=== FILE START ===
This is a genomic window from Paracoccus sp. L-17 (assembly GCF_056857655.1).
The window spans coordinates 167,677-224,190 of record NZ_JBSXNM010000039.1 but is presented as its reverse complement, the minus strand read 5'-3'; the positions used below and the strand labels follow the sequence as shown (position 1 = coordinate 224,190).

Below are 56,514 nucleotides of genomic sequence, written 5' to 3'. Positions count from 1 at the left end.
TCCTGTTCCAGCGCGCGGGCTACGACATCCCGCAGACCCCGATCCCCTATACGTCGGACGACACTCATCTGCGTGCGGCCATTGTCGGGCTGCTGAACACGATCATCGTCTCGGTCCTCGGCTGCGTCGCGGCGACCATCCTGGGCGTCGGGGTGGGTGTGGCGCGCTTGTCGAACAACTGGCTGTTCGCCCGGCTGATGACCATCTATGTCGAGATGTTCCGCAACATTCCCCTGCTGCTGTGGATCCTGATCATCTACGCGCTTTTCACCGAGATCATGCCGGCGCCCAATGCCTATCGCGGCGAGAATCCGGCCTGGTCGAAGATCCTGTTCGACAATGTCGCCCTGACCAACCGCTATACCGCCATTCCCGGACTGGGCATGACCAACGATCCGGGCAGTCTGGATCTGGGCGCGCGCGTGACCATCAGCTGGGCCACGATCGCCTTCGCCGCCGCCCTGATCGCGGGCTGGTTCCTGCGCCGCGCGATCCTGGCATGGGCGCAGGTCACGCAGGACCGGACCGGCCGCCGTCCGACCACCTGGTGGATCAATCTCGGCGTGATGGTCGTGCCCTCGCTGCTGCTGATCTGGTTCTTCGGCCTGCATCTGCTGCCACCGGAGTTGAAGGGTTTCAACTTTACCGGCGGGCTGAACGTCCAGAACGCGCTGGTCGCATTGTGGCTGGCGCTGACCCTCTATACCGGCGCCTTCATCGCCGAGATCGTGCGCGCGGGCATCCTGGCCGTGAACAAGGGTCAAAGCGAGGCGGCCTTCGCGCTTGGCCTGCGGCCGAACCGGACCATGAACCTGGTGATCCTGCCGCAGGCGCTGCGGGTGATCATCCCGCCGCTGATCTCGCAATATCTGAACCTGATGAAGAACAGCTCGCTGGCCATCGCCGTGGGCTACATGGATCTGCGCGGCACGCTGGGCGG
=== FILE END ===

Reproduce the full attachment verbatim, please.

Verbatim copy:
This is a genomic window from Paracoccus sp. L-17 (assembly GCF_056857655.1).
The window spans coordinates 167,677-224,190 of record NZ_JBSXNM010000039.1 but is presented as its reverse complement, the minus strand read 5'-3'; the positions used below and the strand labels follow the sequence as shown (position 1 = coordinate 224,190).

Below are 56,514 nucleotides of genomic sequence, written 5' to 3'. Positions count from 1 at the left end.
TCCTGTTCCAGCGCGCGGGCTACGACATCCCGCAGACCCCGATCCCCTATACGTCGGACGACACTCATCTGCGTGCGGCCATTGTCGGGCTGCTGAACACGATCATCGTCTCGGTCCTCGGCTGCGTCGCGGCGACCATCCTGGGCGTCGGGGTGGGTGTGGCGCGCTTGTCGAACAACTGGCTGTTCGCCCGGCTGATGACCATCTATGTCGAGATGTTCCGCAACATTCCCCTGCTGCTGTGGATCCTGATCATCTACGCGCTTTTCACCGAGATCATGCCGGCGCCCAATGCCTATCGCGGCGAGAATCCGGCCTGGTCGAAGATCCTGTTCGACAATGTCGCCCTGACCAACCGCTATACCGCCATTCCCGGACTGGGCATGACCAACGATCCGGGCAGTCTGGATCTGGGCGCGCGCGTGACCATCAGCTGGGCCACGATCGCCTTCGCCGCCGCCCTGATCGCGGGCTGGTTCCTGCGCCGCGCGATCCTGGCATGGGCGCAGGTCACGCAGGACCGGACCGGCCGCCGTCCGACCACCTGGTGGATCAATCTCGGCGTGATGGTCGTGCCCTCGCTGCTGCTGATCTGGTTCTTCGGCCTGCATCTGCTGCCACCGGAGTTGAAGGGTTTCAACTTTACCGGCGGGCTGAACGTCCAGAACGCGCTGGTCGCATTGTGGCTGGCGCTGACCCTCTATACCGGCGCCTTCATCGCCGAGATCGTGCGCGCGGGCATCCTGGCCGTGAACAAGGGTCAAAGCGAGGCGGCCTTCGCGCTTGGCCTGCGGCCGAACCGGACCATGAACCTGGTGATCCTGCCGCAGGCGCTGCGGGTGATCATCCCGCCGCTGATCTCGCAATATCTGAACCTGATGAAGAACAGCTCGCTGGCCATCGCCGTGGGCTACATGGATCTGCGCGGCACGCTGGGCGG